Data were analyzed using Stata 9 (Stata Corp, Texas, USA). The main outcome was effect of treatment on QFT-G results, expressed as dichotomous (positive/negative) and continuous measures (IFN-γ expressed as IU/mL). Because the QFT-G ELISA cannot accurately measure IFN-γ values >10 IU/mL, values >10 IU/mL were treated as 10 IU/mL in all the analyses. Differences between average IFN-γ levels were analyzed using the Wilcoxon signed-rank test.
All the participants (N = 10) were female nursing students (median age 19 years, range 18 to 24), and reported direct contact (pragmatically defined as contact between two people that is of sufficient distance to allow conversation between them [23, 26]) with smear-positive TB patients at baseline, during and after LTBI treatment. All participants were TST and QFT-G positive at baseline (in 2004), and all had completed INH treatment with good adherence. The median baseline TST induration was 17 mm (range 14 to 20 mm), and 6 of 10 (60%) participants had BCG scars.
As seen in the Table and Figure, all participants except one started treatment with high baseline IFN-γ responses (median 10.0 IU/mL, after correcting for the background). The second QFT-G assay was positive in 9 of 10 (90%) participants, but IFN-γ responses had declined (median 5.0 IU/mL); however, this difference was not statistically significant (P = 0.10). The third QFT-G assay continued to be positive in 9 of 10 (90%) participants, with persistently elevated IFN-γ responses (median 7.9); P = 0.32 for difference against the baseline average. Only one participant had a reversion; this individual had a baseline response of 0.39 IU/mL, just above the diagnostic threshold of 0.35 IU/mL.
In latent TB infection, bacterial burden is low, and preventive therapy with a single drug (isoniazid) for 6–9 months is considered adequate to prevent active disease [32, 33]. However, currently there is no test or surrogate marker to monitor response to LTBI preventive therapy. Also, there is no reliable test that can detect new exogenous TB infection after successful clearance of the original infection. An association between INH treatment and tuberculin reversions has been reported in the past [34, 35], and based on the results of some studies that showed declining IFN-γ responses after active TB treatment [36–39], it is plausible that INH treatment might decrease IFN-γ responses. In contrast to active TB, the kinetics of T cell responses during LTBI treatment has not been well studied, and, to our knowledge, this is the first report of longitudinal changes in IFN-γ responses after LTBI treatment among HCWs in a high burden, developing country, measured using the latest In Tube version of the QFT-G assay.
In a recent study from Japan, 37 HCWs underwent QFT-G assays after INH for 6 months . Although many HCWs continued to remain QFT-G positive, IFN-γ levels were significantly lower soon after treatment: ESAT-6 responses decreased from 3.36 ± 4.97 to 1.21 ± 2.23 IU/mL; CFP-10 responses decreased from 1.69 ± 3.15 to 0.23 ± 2.04 IU/mL . The authors speculated that it might take longer than 6 months for clearance of infection, and recommended longer follow-up.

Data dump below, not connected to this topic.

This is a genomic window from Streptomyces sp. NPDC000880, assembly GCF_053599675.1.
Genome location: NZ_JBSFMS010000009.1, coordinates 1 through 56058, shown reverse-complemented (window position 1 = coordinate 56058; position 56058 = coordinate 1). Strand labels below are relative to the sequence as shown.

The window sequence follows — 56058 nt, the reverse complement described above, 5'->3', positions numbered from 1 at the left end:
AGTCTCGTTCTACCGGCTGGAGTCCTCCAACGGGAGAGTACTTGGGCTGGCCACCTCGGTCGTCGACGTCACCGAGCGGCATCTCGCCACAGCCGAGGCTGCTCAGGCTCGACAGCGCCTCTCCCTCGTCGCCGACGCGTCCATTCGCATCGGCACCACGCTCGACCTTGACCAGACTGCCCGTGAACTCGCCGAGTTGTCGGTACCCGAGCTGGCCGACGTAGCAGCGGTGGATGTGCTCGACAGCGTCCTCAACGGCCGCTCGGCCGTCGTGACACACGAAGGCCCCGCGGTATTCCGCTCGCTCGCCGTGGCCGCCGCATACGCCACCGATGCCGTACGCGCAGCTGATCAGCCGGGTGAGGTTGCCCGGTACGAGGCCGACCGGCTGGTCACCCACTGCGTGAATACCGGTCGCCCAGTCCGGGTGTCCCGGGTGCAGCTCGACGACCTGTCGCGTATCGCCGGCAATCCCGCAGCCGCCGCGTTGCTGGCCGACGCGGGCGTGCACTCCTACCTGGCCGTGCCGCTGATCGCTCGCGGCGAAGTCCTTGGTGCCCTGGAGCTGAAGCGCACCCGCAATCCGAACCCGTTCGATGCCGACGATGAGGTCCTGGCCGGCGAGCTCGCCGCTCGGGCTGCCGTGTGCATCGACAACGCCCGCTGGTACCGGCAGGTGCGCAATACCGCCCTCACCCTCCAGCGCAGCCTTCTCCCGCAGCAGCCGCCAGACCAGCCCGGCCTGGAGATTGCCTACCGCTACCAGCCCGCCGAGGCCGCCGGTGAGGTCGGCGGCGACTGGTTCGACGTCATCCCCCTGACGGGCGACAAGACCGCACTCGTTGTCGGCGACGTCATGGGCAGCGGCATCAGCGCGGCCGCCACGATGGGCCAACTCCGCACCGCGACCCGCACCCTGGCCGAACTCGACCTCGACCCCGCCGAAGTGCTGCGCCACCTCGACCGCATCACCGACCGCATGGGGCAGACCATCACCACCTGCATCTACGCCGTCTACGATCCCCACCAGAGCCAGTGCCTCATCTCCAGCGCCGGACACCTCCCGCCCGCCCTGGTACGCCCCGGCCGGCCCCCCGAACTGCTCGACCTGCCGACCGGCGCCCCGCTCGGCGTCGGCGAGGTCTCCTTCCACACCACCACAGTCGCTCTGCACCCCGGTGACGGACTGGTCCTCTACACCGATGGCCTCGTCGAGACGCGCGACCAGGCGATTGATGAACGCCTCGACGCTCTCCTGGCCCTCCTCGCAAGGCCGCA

In another recent study, healthy TST-positive immigrants in the UK underwent an ELISPOT assay at the beginning, during, and end of INH and rifampicin for 12 weeks . Treatment resulted in a 1.8 fold rise in the numbers of IFN-γ producing T cells within 26 ± 4 days of starting treatment, followed by a decrease to below baseline by the end of treatment . There was no significant overall change in T cell responses in an untreated group.
Our study, although limited by the small numbers, and lack of an untreated control group, offers a different perspective, because it was conducted in a nosocomial setting in a high-prevalence country. Almost all HCWs in our study had persistent high T cell IFN-γ responses, even 10 months after treatment completion. Although there was a modest decline in the average IFN-γ responses after treatment, the post-treatment responses remained substantially higher than the diagnostic threshold. It is possible that some of the observed changes were due to regression to the mean, or to random variability. The only participant who had a reversion, had a low baseline IFN-γ response, close to the threshold. This finding is consistent with our previous follow-up study of this HCW cohort . In the absence of any longitudinal data on outcomes, it is not clear if individuals with high T cell responses after treatment are at greater or lesser risk of progressing to disease. Long-term follow-up of large cohorts are needed to answer these questions.
In the absence of a strong evidence base on this topic, we put forth several tentative hypotheses that might explain our findings. First, in high incidence settings, individuals with LTBI may have very strong IFN-γ responses at diagnosis. In fact, 80% of our participants had baseline values ≥10 IU/mL, much higher than those reported from Japan . Therefore, unless the IFN-γ levels drop drastically, QFT-G reversions are unlikely, even after treatment. Second, it is possible, that in HCWs repeatedly exposed to TB, 6 months of INH is inadequate to clear the infection. INH resistance might influence this. In India, about 10% of newly diagnosed smear-positive TB patients have INH resistance . It will be interesting to do similar experiments after the longer, 9 month INH regimen, or alternative LTBI regimens (e.g. rifampin for 4 months).